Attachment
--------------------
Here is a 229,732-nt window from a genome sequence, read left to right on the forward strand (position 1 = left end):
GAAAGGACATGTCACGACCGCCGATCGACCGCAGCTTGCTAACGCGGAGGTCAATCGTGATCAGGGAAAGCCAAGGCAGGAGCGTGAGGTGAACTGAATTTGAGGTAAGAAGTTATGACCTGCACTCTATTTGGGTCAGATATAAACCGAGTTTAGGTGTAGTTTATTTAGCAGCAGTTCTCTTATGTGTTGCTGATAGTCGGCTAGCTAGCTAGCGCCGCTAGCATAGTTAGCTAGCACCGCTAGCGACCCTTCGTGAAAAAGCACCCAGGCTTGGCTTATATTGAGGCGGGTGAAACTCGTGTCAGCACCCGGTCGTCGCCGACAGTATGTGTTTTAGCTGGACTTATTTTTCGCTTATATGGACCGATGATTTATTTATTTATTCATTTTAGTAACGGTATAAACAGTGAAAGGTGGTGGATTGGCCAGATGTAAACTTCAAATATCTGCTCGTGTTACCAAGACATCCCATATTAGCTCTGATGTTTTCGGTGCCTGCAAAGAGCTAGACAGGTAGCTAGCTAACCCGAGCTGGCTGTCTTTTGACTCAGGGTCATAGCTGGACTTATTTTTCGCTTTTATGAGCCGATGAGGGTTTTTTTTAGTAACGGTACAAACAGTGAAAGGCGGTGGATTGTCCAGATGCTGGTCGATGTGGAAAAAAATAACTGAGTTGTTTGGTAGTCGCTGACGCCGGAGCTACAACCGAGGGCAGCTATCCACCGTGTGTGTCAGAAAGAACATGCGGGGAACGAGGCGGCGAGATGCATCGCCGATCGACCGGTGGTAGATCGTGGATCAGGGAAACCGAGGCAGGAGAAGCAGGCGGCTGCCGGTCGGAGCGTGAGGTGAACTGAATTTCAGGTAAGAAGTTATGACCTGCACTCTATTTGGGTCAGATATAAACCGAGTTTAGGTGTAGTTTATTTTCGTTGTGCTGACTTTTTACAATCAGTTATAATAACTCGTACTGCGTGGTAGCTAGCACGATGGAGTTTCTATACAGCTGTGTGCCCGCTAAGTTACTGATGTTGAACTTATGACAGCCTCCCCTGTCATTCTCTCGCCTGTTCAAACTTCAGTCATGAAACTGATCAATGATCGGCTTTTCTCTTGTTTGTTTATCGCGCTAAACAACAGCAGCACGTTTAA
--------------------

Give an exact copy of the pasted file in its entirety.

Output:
Here is a 229,732-nt window from a genome sequence, read left to right on the forward strand (position 1 = left end):
GAAAGGACATGTCACGACCGCCGATCGACCGCAGCTTGCTAACGCGGAGGTCAATCGTGATCAGGGAAAGCCAAGGCAGGAGCGTGAGGTGAACTGAATTTGAGGTAAGAAGTTATGACCTGCACTCTATTTGGGTCAGATATAAACCGAGTTTAGGTGTAGTTTATTTAGCAGCAGTTCTCTTATGTGTTGCTGATAGTCGGCTAGCTAGCTAGCGCCGCTAGCATAGTTAGCTAGCACCGCTAGCGACCCTTCGTGAAAAAGCACCCAGGCTTGGCTTATATTGAGGCGGGTGAAACTCGTGTCAGCACCCGGTCGTCGCCGACAGTATGTGTTTTAGCTGGACTTATTTTTCGCTTATATGGACCGATGATTTATTTATTTATTCATTTTAGTAACGGTATAAACAGTGAAAGGTGGTGGATTGGCCAGATGTAAACTTCAAATATCTGCTCGTGTTACCAAGACATCCCATATTAGCTCTGATGTTTTCGGTGCCTGCAAAGAGCTAGACAGGTAGCTAGCTAACCCGAGCTGGCTGTCTTTTGACTCAGGGTCATAGCTGGACTTATTTTTCGCTTTTATGAGCCGATGAGGGTTTTTTTTAGTAACGGTACAAACAGTGAAAGGCGGTGGATTGTCCAGATGCTGGTCGATGTGGAAAAAAATAACTGAGTTGTTTGGTAGTCGCTGACGCCGGAGCTACAACCGAGGGCAGCTATCCACCGTGTGTGTCAGAAAGAACATGCGGGGAACGAGGCGGCGAGATGCATCGCCGATCGACCGGTGGTAGATCGTGGATCAGGGAAACCGAGGCAGGAGAAGCAGGCGGCTGCCGGTCGGAGCGTGAGGTGAACTGAATTTCAGGTAAGAAGTTATGACCTGCACTCTATTTGGGTCAGATATAAACCGAGTTTAGGTGTAGTTTATTTTCGTTGTGCTGACTTTTTACAATCAGTTATAATAACTCGTACTGCGTGGTAGCTAGCACGATGGAGTTTCTATACAGCTGTGTGCCCGCTAAGTTACTGATGTTGAACTTATGACAGCCTCCCCTGTCATTCTCTCGCCTGTTCAAACTTCAGTCATGAAACTGATCAATGATCGGCTTTTCTCTTGTTTGTTTATCGCGCTAAACAACAGCAGCACGTTTAA